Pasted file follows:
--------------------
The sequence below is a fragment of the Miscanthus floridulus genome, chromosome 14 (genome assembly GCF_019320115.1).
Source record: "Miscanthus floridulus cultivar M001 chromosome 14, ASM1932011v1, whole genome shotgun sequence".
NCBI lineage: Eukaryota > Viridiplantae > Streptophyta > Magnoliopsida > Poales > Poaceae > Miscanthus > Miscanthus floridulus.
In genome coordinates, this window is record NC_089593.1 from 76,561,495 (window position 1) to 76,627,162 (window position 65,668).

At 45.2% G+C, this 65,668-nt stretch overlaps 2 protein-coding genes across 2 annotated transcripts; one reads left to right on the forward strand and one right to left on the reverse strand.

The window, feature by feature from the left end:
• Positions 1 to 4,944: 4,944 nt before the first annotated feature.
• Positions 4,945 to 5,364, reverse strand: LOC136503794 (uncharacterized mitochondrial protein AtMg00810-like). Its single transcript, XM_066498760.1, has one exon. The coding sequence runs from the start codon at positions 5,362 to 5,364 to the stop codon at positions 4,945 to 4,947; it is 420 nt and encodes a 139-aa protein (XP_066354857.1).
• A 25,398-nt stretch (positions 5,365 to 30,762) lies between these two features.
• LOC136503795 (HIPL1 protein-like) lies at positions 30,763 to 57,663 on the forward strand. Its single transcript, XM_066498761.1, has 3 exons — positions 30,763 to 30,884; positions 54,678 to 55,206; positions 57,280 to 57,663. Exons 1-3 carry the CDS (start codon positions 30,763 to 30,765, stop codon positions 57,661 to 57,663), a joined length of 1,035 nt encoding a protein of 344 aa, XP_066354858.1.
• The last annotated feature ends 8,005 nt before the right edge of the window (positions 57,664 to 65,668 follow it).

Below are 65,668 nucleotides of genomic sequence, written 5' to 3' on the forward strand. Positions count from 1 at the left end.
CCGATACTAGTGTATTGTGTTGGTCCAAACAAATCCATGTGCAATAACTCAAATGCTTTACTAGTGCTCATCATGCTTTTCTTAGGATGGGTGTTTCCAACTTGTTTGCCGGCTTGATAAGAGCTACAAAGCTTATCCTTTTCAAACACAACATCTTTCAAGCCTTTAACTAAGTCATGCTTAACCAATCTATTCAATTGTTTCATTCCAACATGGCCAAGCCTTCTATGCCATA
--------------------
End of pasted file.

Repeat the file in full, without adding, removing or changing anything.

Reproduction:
The sequence below is a fragment of the Miscanthus floridulus genome, chromosome 14 (genome assembly GCF_019320115.1).
Source record: "Miscanthus floridulus cultivar M001 chromosome 14, ASM1932011v1, whole genome shotgun sequence".
NCBI lineage: Eukaryota > Viridiplantae > Streptophyta > Magnoliopsida > Poales > Poaceae > Miscanthus > Miscanthus floridulus.
In genome coordinates, this window is record NC_089593.1 from 76,561,495 (window position 1) to 76,627,162 (window position 65,668).

At 45.2% G+C, this 65,668-nt stretch overlaps 2 protein-coding genes across 2 annotated transcripts; one reads left to right on the forward strand and one right to left on the reverse strand.

The window, feature by feature from the left end:
• Positions 1 to 4,944: 4,944 nt before the first annotated feature.
• Positions 4,945 to 5,364, reverse strand: LOC136503794 (uncharacterized mitochondrial protein AtMg00810-like). Its single transcript, XM_066498760.1, has one exon. The coding sequence runs from the start codon at positions 5,362 to 5,364 to the stop codon at positions 4,945 to 4,947; it is 420 nt and encodes a 139-aa protein (XP_066354857.1).
• A 25,398-nt stretch (positions 5,365 to 30,762) lies between these two features.
• LOC136503795 (HIPL1 protein-like) lies at positions 30,763 to 57,663 on the forward strand. Its single transcript, XM_066498761.1, has 3 exons — positions 30,763 to 30,884; positions 54,678 to 55,206; positions 57,280 to 57,663. Exons 1-3 carry the CDS (start codon positions 30,763 to 30,765, stop codon positions 57,661 to 57,663), a joined length of 1,035 nt encoding a protein of 344 aa, XP_066354858.1.
• The last annotated feature ends 8,005 nt before the right edge of the window (positions 57,664 to 65,668 follow it).

Below are 65,668 nucleotides of genomic sequence, written 5' to 3' on the forward strand. Positions count from 1 at the left end.
CCGATACTAGTGTATTGTGTTGGTCCAAACAAATCCATGTGCAATAACTCAAATGCTTTACTAGTGCTCATCATGCTTTTCTTAGGATGGGTGTTTCCAACTTGTTTGCCGGCTTGATAAGAGCTACAAAGCTTATCCTTTTCAAACACAACATCTTTCAAGCCTTTAACTAAGTCATGCTTAACCAATCTATTCAATTGTTTCATTCCAACATGGCCAAGCCTTCTATGCCATA